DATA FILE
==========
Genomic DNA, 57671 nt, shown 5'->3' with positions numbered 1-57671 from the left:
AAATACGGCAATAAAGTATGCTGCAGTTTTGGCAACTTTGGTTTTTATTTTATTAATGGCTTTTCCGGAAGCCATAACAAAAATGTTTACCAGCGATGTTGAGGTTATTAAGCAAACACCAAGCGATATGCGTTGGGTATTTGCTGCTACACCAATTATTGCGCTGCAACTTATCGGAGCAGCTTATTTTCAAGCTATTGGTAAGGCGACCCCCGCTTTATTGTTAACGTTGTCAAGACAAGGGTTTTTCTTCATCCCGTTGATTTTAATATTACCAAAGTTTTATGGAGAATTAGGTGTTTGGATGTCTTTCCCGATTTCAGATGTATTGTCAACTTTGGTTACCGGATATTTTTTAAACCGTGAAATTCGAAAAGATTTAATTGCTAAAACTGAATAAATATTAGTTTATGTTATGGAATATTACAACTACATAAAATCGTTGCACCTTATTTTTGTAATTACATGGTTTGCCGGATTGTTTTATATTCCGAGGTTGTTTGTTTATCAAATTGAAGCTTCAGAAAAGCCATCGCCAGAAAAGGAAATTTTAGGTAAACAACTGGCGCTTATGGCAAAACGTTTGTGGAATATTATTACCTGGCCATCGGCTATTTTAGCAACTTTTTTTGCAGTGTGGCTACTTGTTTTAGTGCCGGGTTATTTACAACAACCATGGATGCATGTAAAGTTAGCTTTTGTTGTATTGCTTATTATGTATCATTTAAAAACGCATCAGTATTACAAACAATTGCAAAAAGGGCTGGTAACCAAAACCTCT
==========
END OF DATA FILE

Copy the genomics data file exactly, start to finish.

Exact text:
Genomic DNA, 57671 nt, shown 5'->3' with positions numbered 1-57671 from the left:
AAATACGGCAATAAAGTATGCTGCAGTTTTGGCAACTTTGGTTTTTATTTTATTAATGGCTTTTCCGGAAGCCATAACAAAAATGTTTACCAGCGATGTTGAGGTTATTAAGCAAACACCAAGCGATATGCGTTGGGTATTTGCTGCTACACCAATTATTGCGCTGCAACTTATCGGAGCAGCTTATTTTCAAGCTATTGGTAAGGCGACCCCCGCTTTATTGTTAACGTTGTCAAGACAAGGGTTTTTCTTCATCCCGTTGATTTTAATATTACCAAAGTTTTATGGAGAATTAGGTGTTTGGATGTCTTTCCCGATTTCAGATGTATTGTCAACTTTGGTTACCGGATATTTTTTAAACCGTGAAATTCGAAAAGATTTAATTGCTAAAACTGAATAAATATTAGTTTATGTTATGGAATATTACAACTACATAAAATCGTTGCACCTTATTTTTGTAATTACATGGTTTGCCGGATTGTTTTATATTCCGAGGTTGTTTGTTTATCAAATTGAAGCTTCAGAAAAGCCATCGCCAGAAAAGGAAATTTTAGGTAAACAACTGGCGCTTATGGCAAAACGTTTGTGGAATATTATTACCTGGCCATCGGCTATTTTAGCAACTTTTTTTGCAGTGTGGCTACTTGTTTTAGTGCCGGGTTATTTACAACAACCATGGATGCATGTAAAGTTAGCTTTTGTTGTATTGCTTATTATGTATCATTTAAAAACGCATCAGTATTACAAACAATTGCAAAAAGGGCTGGTAACCAAAACCTCT